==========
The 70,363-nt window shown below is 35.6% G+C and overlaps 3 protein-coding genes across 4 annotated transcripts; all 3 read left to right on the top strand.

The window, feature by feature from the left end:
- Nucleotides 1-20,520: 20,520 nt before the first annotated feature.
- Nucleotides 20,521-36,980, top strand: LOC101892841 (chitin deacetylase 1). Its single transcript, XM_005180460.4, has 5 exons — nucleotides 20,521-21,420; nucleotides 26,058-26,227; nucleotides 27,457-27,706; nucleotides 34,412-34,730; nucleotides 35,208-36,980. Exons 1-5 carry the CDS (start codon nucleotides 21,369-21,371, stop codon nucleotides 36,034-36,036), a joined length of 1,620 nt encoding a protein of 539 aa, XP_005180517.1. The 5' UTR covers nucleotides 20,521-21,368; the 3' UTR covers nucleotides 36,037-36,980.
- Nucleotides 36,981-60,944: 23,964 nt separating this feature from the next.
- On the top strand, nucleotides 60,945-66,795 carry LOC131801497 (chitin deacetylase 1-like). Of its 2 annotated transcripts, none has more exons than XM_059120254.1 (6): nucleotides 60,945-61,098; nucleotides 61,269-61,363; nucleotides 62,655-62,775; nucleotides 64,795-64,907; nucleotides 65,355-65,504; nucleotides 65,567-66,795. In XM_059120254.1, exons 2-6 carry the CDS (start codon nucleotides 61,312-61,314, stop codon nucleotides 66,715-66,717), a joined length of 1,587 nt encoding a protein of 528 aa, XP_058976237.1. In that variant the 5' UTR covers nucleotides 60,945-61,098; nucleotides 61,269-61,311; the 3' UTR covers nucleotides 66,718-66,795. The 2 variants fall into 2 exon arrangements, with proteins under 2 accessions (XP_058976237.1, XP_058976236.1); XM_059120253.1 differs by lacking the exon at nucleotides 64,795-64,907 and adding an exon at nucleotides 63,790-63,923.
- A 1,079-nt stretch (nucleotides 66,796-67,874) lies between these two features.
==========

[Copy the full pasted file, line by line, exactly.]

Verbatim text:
The 70,363-nt window shown below is 35.6% G+C and overlaps 3 protein-coding genes across 4 annotated transcripts; all 3 read left to right on the top strand.

The window, feature by feature from the left end:
- Nucleotides 1-20,520: 20,520 nt before the first annotated feature.
- Nucleotides 20,521-36,980, top strand: LOC101892841 (chitin deacetylase 1). Its single transcript, XM_005180460.4, has 5 exons — nucleotides 20,521-21,420; nucleotides 26,058-26,227; nucleotides 27,457-27,706; nucleotides 34,412-34,730; nucleotides 35,208-36,980. Exons 1-5 carry the CDS (start codon nucleotides 21,369-21,371, stop codon nucleotides 36,034-36,036), a joined length of 1,620 nt encoding a protein of 539 aa, XP_005180517.1. The 5' UTR covers nucleotides 20,521-21,368; the 3' UTR covers nucleotides 36,037-36,980.
- Nucleotides 36,981-60,944: 23,964 nt separating this feature from the next.
- On the top strand, nucleotides 60,945-66,795 carry LOC131801497 (chitin deacetylase 1-like). Of its 2 annotated transcripts, none has more exons than XM_059120254.1 (6): nucleotides 60,945-61,098; nucleotides 61,269-61,363; nucleotides 62,655-62,775; nucleotides 64,795-64,907; nucleotides 65,355-65,504; nucleotides 65,567-66,795. In XM_059120254.1, exons 2-6 carry the CDS (start codon nucleotides 61,312-61,314, stop codon nucleotides 66,715-66,717), a joined length of 1,587 nt encoding a protein of 528 aa, XP_058976237.1. In that variant the 5' UTR covers nucleotides 60,945-61,098; nucleotides 61,269-61,311; the 3' UTR covers nucleotides 66,718-66,795. The 2 variants fall into 2 exon arrangements, with proteins under 2 accessions (XP_058976237.1, XP_058976236.1); XM_059120253.1 differs by lacking the exon at nucleotides 64,795-64,907 and adding an exon at nucleotides 63,790-63,923.
- A 1,079-nt stretch (nucleotides 66,796-67,874) lies between these two features.